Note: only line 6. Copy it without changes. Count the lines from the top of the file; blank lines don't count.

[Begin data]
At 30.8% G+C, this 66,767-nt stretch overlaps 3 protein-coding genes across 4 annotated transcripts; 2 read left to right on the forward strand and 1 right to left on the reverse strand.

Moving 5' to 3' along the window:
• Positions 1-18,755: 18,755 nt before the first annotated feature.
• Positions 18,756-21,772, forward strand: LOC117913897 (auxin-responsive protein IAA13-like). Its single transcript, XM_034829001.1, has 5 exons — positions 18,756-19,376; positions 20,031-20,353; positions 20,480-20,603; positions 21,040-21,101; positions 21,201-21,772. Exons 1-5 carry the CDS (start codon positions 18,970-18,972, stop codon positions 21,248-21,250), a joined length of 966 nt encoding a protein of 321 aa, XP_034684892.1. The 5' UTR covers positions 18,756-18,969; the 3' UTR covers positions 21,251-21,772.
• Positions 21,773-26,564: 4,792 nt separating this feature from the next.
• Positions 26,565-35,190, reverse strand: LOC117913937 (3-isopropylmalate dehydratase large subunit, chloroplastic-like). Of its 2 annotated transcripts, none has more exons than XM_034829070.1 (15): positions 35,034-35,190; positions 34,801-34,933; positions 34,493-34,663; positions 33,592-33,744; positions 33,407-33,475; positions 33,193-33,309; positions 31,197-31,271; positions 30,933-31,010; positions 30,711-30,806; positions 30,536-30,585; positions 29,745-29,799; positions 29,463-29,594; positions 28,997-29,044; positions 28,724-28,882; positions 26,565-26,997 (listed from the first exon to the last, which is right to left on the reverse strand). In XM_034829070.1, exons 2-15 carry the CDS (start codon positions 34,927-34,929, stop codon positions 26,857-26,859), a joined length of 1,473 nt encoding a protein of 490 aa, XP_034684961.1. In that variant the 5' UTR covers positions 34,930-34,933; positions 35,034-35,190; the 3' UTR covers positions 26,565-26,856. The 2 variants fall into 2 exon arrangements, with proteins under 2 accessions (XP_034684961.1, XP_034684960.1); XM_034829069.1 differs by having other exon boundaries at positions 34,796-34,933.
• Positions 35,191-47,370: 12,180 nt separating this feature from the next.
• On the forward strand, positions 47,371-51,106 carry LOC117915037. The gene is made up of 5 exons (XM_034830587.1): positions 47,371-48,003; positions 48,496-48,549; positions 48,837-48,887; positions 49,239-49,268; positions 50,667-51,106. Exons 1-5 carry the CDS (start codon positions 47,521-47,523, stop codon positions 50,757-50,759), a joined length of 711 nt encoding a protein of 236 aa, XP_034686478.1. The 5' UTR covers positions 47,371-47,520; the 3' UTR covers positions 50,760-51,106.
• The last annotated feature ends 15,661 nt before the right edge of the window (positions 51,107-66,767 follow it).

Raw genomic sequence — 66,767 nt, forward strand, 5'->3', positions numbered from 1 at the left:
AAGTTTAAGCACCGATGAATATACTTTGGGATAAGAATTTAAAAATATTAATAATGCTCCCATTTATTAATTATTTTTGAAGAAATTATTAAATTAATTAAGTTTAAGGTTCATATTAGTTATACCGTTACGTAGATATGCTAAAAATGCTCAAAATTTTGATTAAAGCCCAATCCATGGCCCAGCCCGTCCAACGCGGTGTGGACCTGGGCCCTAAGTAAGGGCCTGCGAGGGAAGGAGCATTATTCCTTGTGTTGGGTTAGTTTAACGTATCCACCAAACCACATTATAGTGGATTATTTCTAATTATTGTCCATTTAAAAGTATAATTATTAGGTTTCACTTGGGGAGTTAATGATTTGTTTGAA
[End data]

• Positions 26,565-35,190, reverse strand: LOC117913937 (3-isopropylmalate dehydratase large subunit, chloroplastic-like). Of its 2 annotated transcripts, none has more exons than XM_034829070.1 (15): positions 35,034-35,190; positions 34,801-34,933; positions 34,493-34,663; positions 33,592-33,744; positions 33,407-33,475; positions 33,193-33,309; positions 31,197-31,271; positions 30,933-31,010; positions 30,711-30,806; positions 30,536-30,585; positions 29,745-29,799; positions 29,463-29,594; positions 28,997-29,044; positions 28,724-28,882; positions 26,565-26,997 (listed from the first exon to the last, which is right to left on the reverse strand). In XM_034829070.1, exons 2-15 carry the CDS (start codon positions 34,927-34,929, stop codon positions 26,857-26,859), a joined length of 1,473 nt encoding a protein of 490 aa, XP_034684961.1. In that variant the 5' UTR covers positions 34,930-34,933; positions 35,034-35,190; the 3' UTR covers positions 26,565-26,856. The 2 variants fall into 2 exon arrangements, with proteins under 2 accessions (XP_034684961.1, XP_034684960.1); XM_034829069.1 differs by having other exon boundaries at positions 34,796-34,933.